A: Well, that is scandalous, but it's not surprising. It's been done before. In the late 1990s, most of the people who make trucks in the United States cheated emissions tests. This has all happened before, and yet the test is still incredibly predictable.

So it's also scandalous that the tests are so easy to predict. We would never accept an exam where precise details were released to students in advance. All you're doing is testing someone's ability to memorise an answer. That's not OK. Yet somehow it's fine to do the same thing when we're testing emissions.

We have a very close parallel in the financial system. The Federal Reserve imposes tests on the banks - the stress tests. These are scenarios: interest rates go up 2 per cent, the dollar depreciates 10 percent, housing prices fall 20 per cent, here's a list of bad stuff that happens. How does your balance sheet look now?

The book is not just about creativity. It's also about how these organisational systems can make us very fragile, very vulnerable. We rehearse for a particular circumstance, and then when a slightly different circumstance shows up, we're in trouble. The reason this tends to occur is because both the regulators and the regulated likes things that are predictable.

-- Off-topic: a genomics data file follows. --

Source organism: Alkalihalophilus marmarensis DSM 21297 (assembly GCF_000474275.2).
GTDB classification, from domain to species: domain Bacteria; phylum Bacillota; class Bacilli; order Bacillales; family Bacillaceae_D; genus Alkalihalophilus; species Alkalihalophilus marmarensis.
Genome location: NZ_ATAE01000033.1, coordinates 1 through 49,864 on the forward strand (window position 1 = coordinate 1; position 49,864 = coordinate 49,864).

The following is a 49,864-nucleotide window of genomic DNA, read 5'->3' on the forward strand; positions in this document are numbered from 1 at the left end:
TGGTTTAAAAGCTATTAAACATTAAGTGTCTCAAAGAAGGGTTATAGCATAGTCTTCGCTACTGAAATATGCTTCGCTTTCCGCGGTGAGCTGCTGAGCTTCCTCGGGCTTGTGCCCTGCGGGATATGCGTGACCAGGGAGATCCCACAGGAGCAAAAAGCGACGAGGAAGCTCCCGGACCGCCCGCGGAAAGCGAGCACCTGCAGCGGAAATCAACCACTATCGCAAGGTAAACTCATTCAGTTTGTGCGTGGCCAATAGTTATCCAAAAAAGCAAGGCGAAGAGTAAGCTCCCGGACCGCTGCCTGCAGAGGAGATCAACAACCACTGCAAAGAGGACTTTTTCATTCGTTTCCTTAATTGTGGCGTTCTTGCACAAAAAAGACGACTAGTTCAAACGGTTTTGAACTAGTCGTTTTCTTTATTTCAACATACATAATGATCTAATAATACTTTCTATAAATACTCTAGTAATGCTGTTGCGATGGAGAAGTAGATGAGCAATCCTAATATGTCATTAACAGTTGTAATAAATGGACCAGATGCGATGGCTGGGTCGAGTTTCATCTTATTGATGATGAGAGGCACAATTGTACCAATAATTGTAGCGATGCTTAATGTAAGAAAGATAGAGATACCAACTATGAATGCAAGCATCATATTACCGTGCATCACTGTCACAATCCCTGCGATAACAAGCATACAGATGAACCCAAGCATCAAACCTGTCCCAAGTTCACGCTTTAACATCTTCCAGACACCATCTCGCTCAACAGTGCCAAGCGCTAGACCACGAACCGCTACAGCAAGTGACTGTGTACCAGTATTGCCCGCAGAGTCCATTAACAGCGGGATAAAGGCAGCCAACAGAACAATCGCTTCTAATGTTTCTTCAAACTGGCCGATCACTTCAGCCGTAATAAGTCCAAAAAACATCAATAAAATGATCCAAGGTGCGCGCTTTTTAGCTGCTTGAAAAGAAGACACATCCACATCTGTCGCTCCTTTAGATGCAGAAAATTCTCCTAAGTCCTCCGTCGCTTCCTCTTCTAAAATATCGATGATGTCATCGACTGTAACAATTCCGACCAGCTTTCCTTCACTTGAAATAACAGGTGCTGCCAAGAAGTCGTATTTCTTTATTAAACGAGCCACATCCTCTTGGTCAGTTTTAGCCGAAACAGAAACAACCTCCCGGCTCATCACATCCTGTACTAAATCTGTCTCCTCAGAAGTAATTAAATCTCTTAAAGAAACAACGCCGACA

The predictability protects the regulators as well. They can say "look, everything is very transparent. This is what we did. We asked all the right questions." The moment the regulators start throwing in curveballs, they probably become better regulators. But it's much harder to defend what they're doing.

Q: You write about Donald Trump in your book. Has your view changed on his campaign in recent weeks?

A: He clearly hasn't had a great campaign in the last month. It's been much more difficult for him to keep control of the news cycle against Hillary Clinton. Unpredictability itself starts to become predictable. He's run out of road, and many of the people I describe in the book using this tactic eventually run out of road.

But I think it's easy to forget how far he's come using unpredictability as a tactic. When he began the campaign, it was a joke. He was given no chance - [everyone thought] the nomination would clearly go to someone like Jeb Bush. Yet somehow he managed to break through. He was willing to keep improvising and take risks.

He was fascinating to the media. He kept tripping up Marco Rubio and Bush: He would say something, and they would say "Gosh, we've got to go talk to a focus group," and then he would say something else and they just couldn't keep up with him. It's a very effective strategy. I don't endorse it. I'm not saying it makes the world a better place. But I am saying it can work, using disorder as a weapon.

Q: What do you think is the biggest lesson for leaders in the book?

A: I would encourage them to think about Martin Luther King Jr.'s experience. MLK really broke through as a communicator when he let go of his scripts. He was a good speaker when he was writing and memorising his scripts. But when he stopped and began to improvise, that's when he really started speaking with tremendous force. Each speech felt more real. He could respond to the energy he was getting from the room. The second half of the 'I have a dream' speech was improvised. I wasn't aware of that when I started writing the book, and that really stuck with me.

- Washington Post